Women are still getting a raw deal in the media, according to early returns of NUJ Scotland’s survey on equality.
Three out of four journalists in Scotland think there is a problem with the way women and/or minority groups are represented in the press, according to early survey returns.
The ongoing survey by NUJ Scotland, as part of the Stronger Voice for Women Project funded by the Union Modernisation Fund, reveals that 75 per cent of journalists and other workers in the media who have responded so far believe there is an issue. The results of early responses have been released to mark International Women’s Day.
The survey asks “Do you think there is a problem with the way women and/or minority groups are represented in the media?” One male respondent answered “Women are portrayed as weak; minority groups, alien.”
Comments in responses from male and female journalists and other media workers include
- “I think the media – print and TV continue to send worrying signals to young women about what the roles are for women in the world and how they are expected to dress, speak, behave, shave, etc.”
- “Fat shaming, slut shaming, women being identified as mother of two etc. – when was the last time a feature on a man referenced his family?”
- “Varies from publication to publication, but the usual suspects fixate on clothes and appearance, even when writing about women in politics, business or sport.”
- “Depends on the slant of national paper but still portrayed as ‘model type bimbos’ and at every turn there’s pics of women in bikinis. Real issues get buried i.e. Equal pay, the need for child-care, flexible working hours, poverty, sexual harassment ( unless it’s a court case) domestic abuse…. need I go on?!”
- “I see evidence of major problems for women, Muslims, travellers, asylum seekers, welfare recipients and other groups. There is still a major problem with homophobia in the media, too.”
Other comments included “Sexualisation of women (particularly young women) and degradation of minority groups” and “Minorities are often either ignored or vilified, I would say women are either ignored, trivialised or sexualised.”
One male respondent said “Still the over-riding attitude that women are silly little things or sex objects or harridans rather than professionals, intelligent etc.” Another said “Certain segments of the media unfairly revert to stereotypes when dealing with minority or ethnic groups.”
One response said there were problems, particularly with minority groups such as BAME, trans, bisexual, asexual, those with learning difficulties, people who were cash poor and the intersections of these groups.
A number of respondents said they had complained about inappropriate headlines and challenged sexist and homophobic content, sometimes successfully.
The Stronger Voice for Women in the Media project, funded by the Union Modernisation Fund through the STUC, comes at a time when there is growing recognition of the everyday challenges women face and the need for the media to report more responsibly on issues such as violence against women.
But they are not only women’s issues, they affect everyone, men and women, and it’s important that all those working in the media, the union, the wider trade union movement, management and groups represented in the media all work together to improve the situation
The project aims to provide opportunities for women’s voices to be heard, as well as those of men, with a major event planned for the end representing women and men both in the media and who care about the media and the wider trade union movement culminating in a call for action to move the cause forward.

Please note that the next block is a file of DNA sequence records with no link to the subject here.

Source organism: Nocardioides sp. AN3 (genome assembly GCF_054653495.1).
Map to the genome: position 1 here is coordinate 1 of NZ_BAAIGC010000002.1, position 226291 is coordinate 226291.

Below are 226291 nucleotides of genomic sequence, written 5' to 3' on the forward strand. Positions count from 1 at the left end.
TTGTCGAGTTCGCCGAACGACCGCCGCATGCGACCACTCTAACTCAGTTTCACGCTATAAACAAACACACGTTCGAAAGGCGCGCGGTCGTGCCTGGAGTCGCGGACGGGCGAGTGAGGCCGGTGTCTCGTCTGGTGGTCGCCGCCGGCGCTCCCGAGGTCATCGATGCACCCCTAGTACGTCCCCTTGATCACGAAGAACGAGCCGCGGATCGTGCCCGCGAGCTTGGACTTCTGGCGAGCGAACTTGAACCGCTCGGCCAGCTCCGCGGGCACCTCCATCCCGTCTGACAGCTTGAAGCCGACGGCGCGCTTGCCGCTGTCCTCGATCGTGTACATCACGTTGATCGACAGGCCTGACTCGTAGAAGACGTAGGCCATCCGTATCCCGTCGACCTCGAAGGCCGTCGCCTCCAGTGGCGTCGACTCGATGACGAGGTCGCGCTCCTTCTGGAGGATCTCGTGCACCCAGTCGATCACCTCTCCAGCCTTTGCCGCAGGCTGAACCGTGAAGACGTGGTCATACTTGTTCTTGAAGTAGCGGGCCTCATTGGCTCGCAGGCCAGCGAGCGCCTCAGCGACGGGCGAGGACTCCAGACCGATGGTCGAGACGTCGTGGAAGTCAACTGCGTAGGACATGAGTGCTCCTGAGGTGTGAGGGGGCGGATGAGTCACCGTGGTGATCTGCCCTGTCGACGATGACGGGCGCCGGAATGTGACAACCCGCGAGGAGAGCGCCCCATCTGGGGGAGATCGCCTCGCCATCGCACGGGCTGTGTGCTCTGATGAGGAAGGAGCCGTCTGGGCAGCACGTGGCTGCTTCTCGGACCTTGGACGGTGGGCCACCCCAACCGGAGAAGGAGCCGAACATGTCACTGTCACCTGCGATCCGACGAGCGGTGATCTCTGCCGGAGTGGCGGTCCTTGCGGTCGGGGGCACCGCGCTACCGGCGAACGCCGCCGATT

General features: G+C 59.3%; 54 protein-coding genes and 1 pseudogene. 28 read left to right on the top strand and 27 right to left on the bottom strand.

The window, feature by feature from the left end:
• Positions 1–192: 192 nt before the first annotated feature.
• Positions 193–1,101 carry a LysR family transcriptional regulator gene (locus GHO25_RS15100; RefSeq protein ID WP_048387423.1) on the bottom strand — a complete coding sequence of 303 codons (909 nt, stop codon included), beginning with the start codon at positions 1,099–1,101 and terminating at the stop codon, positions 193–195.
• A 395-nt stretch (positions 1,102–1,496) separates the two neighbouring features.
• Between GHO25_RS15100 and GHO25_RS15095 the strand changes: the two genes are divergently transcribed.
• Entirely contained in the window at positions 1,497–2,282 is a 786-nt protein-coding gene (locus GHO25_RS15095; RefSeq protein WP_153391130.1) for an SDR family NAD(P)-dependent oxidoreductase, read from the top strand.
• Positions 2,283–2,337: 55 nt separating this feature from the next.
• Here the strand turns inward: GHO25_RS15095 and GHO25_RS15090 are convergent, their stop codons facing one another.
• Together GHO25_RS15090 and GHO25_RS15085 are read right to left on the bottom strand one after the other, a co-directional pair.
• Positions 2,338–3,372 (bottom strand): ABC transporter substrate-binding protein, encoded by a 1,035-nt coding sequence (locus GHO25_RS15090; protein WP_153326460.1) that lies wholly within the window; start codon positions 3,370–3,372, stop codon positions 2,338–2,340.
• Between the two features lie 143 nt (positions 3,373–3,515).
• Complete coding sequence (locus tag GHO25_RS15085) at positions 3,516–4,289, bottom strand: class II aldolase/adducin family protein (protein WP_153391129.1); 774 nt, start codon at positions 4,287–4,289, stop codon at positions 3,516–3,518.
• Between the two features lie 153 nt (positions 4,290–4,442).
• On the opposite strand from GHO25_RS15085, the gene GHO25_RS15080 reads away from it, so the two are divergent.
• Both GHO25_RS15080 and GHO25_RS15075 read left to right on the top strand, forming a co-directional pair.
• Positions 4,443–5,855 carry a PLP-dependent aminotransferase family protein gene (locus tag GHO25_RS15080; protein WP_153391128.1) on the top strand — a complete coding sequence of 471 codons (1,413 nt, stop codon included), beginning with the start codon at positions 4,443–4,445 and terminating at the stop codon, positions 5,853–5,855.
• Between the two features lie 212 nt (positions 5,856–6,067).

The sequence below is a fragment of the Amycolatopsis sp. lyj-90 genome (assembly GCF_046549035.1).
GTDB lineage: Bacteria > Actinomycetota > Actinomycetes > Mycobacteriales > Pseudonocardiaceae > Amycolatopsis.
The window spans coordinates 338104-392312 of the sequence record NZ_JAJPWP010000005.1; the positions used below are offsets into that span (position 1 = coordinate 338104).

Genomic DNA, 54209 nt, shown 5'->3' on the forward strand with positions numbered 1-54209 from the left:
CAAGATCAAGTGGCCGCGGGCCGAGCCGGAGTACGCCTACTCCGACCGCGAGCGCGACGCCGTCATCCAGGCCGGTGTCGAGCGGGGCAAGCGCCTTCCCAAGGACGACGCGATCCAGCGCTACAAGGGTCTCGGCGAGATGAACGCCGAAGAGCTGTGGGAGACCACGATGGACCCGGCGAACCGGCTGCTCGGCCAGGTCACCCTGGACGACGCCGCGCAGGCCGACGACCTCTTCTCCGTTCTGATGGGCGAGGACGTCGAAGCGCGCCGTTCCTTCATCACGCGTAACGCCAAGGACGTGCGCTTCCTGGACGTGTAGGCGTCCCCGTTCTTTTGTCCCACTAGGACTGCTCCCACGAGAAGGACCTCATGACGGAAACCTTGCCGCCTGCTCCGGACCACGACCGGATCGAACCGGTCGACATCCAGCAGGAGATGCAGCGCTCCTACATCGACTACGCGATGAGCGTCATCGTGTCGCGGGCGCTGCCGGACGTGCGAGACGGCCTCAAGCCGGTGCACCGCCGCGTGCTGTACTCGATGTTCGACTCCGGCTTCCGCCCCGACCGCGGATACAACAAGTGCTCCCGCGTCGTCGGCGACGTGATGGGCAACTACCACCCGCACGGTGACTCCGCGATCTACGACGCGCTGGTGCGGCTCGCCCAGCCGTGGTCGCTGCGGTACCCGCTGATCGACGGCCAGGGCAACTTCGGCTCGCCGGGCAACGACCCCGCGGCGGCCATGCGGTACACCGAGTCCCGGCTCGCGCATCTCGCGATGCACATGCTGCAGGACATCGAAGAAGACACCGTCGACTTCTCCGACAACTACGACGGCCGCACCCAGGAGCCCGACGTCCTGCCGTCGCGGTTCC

If you work in the media in Scotland, you can still complete the survey – here
Additional comments include:-
- “The Sun’s page 3 ladies platform almost pales into insignificance when you look at the sexual, explicit, almost x-rated images that are being reproduced from celeb Twitter feeds and placed into the digital editions of news media on an hourly basis. As far as promoting positive body image is concerned, new media has not exercised much in the way of responsible judgement when reproducing banal Tweets of female bodies – particularly when there’s no actual story – it’s just usually a boob or bum shot which does nothing to promote positive body image in young people. We’ve crossed over traditional standards of editorial judgement and forgotten the ‘print’ ethics and codes of practice simply because ‘it’s digital’, it would seem.”
- “I don’t know where to start…patronising, paternal, superior attitudes are still commonplace.”
- “Not enough coverage need for greater diversity”
- “Women are still objectified and under-represented as are other minority groups”
- “On TV women are still chosen for their looks. For BAME men and women the approach is still tokenistic.”
- “With regard to women, yes, women are still objectified, their outfits are commented on (not so with males so much), we still have Page 3, we still have lewd comments/innuendo in mainstream newspapers, photographs of women tend to focus on body/appearance, body shaming (weight), face shaming (if they are not pretty enough), and if the media includes the internet, too much exposure of females in online pornographic websites which are too easily accessed by accident by children as young as 9 years old. On the whole, I feel that the media should treat women with much more respect especially as mass media has incredible power over minds.”
- “Too much focus on appearance in comparison to men.”
- “Stereotypes are rife even now – bigger problem for ethnic groups though”
- “While the representation of women in the media remains an issue, it is the representation of minority groups – particularly racial and LGBTQ groups – that is the biggest issue. The only way to address this is by having the characteristics of those who control the media more closely reflect those of the general population.”
Women’s Project Worker